Yet it is astonishing to consider how often the most popular songs uphold the true and lasting love that is the reason for the teaching of monogamy, that we ought have only one beloved with whom we share even our bodies and natural appetites. So many blues songs are about the pain of the lover at the infidelity of the beloved that if one were to judge from the lasting music of the sixties, he would hardly be able to tell that there was such a theme as “free love.” Consider for example The Kinks “All Day and All of the Night,” which begins by shocking the sixties with a date after hours, but soon rises to “I believe that You and me’d last forever/ Oh yea, all day, and night I’m yours, leave me never.” Cream’s “What you gonna do” off Disraeli Gears, or better yet, the many songs of Led Zeppelin based on the old blues songs written from the agony of the lover, such as “Heartbreaker,” “Communication Breakdown,” “Dazed and Confused,” etc…The agony of the lover is the tragic obverse of the assumption of love that leads to the promises of courtship: The experience of the Edenic harmony carries with it the desire that it continue forever, and hence the desire for immortality, though it is first a desire not to live forever, but to be with the beloved forever. Consummation solidifies the attachment, so that separation disturbs the soul itself. Even songs like “Foxy Lady” and “Let Me Stand Next To Your Fire,” where the rock energy is an expression of the goal of sex, ends up saying she’s “got to be all mine,” and “let me stand next to your fire” means something more than intercourse. He wants to be warmed by her hotness, as our more contemporary slang would put it, but this is also to be made alive by her beauty by being near to it. The blues expresses, and helps us to live with, the otherwise inexpressible anguish that can come with love, shared as the somewhat universal experience of our fellows as well, in the blues and in the sad ballads. Similarly, as in the song “Thank You,” it is the lasting love that inspires the most beautiful poetry. “God only knows what I’d be without you,” is the Brian Wilson song McCartney calls his favorite of all songs. The theme can be heard in nearly every love song, calling the one loved to be faithful and true in love. The rock stars seem a bit embarrassed at the beauty of their love songs, somewhat, as it sometimes seems to me, as Plant was embarrassed before Page, and tried to hide the high classical beauty of his lyrics. He seems to get away with it because Page cares more about the sounds, and will tolerate the good so long as it is deep. Somewhat like the majority in matters of romantic fidelity and justice, most music assumes the things also upheld by common sense, on which the sexual revolution quickly finds its limit. The soul sings not about sex but about love, and love has a nature, or is a certain way according to nature. (I have just heard “Take it on the Run” on our local classic rock station, another example). The list is long, and the examples countless, new and old, while the songs about sex are for the most part transitory, and among classics, rare. The heart sings the song of hearts, even when free to sing rather the song of the body and its rhythms, so that the songs which become popular and lasting are or tend to be those which speak to the hearts of the millions. That a true lover would not leave his love to care for their child alone, nor conversely sleep with the neighbor and have her beloved raise the offspring surreptitiously, need not be said, but is assumed. For all our biological-based psychology about reproductive drives and genetic advantage, it is entirely plausible that the things of love are natural to the human soul, and of primary importance in the founding of happy families. The liberation of the passions and the rhythms of sex seem to have coincided with a near genuine cult of love among the poets: “the lovers will rise up (Cohen);” Children of the sun begin to awake (Led Zeppelin).” It is as though the tradition had become ossified, and it was needed to “Rock the ground whereon these sleepers be.”[9]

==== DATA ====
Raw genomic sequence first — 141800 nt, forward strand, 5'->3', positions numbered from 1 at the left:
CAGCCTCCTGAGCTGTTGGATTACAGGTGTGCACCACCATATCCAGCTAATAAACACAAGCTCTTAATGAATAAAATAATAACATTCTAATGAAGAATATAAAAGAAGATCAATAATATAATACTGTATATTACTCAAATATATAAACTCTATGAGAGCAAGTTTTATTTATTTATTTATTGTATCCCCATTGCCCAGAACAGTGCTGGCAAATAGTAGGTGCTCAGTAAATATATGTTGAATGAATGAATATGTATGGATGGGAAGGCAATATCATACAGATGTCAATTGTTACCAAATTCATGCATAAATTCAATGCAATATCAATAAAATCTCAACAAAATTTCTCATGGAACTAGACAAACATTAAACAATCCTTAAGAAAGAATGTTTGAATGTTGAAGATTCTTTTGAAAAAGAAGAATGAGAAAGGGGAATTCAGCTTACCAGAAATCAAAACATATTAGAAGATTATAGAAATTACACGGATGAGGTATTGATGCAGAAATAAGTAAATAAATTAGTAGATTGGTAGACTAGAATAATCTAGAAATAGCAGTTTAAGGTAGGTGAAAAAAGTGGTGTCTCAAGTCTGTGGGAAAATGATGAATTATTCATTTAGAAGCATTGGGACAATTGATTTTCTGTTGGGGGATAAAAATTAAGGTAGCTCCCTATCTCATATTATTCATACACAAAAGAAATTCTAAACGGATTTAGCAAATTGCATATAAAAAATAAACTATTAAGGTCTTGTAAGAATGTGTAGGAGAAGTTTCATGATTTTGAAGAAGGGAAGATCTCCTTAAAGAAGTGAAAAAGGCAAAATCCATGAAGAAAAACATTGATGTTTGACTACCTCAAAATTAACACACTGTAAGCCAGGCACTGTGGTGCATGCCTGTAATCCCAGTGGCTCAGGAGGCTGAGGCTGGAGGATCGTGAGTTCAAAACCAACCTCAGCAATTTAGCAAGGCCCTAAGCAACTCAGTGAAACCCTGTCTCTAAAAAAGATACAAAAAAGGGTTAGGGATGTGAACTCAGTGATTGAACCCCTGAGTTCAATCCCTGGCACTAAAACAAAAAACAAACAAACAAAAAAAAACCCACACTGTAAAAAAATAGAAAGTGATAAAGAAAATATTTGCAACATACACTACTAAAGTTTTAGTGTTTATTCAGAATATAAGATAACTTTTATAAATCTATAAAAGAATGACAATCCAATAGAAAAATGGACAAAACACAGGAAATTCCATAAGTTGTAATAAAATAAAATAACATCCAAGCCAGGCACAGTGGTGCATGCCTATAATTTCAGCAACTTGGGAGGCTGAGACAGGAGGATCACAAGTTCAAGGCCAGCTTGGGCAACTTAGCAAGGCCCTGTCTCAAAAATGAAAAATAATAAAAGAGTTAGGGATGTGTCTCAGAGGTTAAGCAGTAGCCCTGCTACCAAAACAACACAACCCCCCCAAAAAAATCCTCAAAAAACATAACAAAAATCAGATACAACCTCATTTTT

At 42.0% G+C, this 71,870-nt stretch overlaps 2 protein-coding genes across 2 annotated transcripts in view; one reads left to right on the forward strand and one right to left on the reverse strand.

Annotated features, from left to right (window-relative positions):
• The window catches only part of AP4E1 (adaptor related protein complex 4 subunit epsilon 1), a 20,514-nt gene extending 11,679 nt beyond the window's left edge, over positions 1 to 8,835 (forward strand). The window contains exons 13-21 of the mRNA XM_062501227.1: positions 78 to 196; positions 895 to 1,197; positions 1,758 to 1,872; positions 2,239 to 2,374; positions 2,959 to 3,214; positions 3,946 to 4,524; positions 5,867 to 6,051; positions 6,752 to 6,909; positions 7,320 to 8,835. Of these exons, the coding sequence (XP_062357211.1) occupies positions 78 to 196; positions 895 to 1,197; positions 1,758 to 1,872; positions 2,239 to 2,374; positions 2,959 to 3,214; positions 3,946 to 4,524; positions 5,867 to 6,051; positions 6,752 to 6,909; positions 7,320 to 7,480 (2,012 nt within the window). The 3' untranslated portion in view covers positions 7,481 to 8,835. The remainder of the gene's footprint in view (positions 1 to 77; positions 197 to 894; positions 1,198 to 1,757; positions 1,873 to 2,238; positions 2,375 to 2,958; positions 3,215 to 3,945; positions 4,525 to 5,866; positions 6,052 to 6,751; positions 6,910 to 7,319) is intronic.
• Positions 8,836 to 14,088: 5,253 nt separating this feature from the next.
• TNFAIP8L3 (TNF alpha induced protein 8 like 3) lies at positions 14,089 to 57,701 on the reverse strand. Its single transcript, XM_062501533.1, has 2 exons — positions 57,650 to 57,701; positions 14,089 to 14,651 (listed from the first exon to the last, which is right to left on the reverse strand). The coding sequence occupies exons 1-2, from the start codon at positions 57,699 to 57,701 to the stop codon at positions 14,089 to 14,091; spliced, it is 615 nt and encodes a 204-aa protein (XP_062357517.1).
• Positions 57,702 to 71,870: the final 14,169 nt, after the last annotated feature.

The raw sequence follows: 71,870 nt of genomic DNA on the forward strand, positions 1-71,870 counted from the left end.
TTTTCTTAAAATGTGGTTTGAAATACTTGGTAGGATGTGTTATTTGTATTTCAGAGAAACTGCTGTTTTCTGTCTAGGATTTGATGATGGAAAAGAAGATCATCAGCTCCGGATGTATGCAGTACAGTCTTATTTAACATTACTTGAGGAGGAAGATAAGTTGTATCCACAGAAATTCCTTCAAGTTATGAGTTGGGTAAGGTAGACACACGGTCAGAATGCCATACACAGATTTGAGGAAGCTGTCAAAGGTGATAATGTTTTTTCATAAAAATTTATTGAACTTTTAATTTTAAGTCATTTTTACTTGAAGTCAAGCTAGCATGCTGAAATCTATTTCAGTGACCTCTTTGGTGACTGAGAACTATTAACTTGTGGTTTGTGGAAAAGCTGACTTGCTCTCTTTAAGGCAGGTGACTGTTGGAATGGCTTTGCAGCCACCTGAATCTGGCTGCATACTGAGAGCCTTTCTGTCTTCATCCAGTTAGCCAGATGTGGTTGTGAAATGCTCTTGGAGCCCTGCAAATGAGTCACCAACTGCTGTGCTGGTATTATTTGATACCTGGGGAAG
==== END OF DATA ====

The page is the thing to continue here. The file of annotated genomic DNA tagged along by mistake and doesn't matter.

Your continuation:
Have You Ever Seen The Rain: Creedence Clearwater Revival (1970)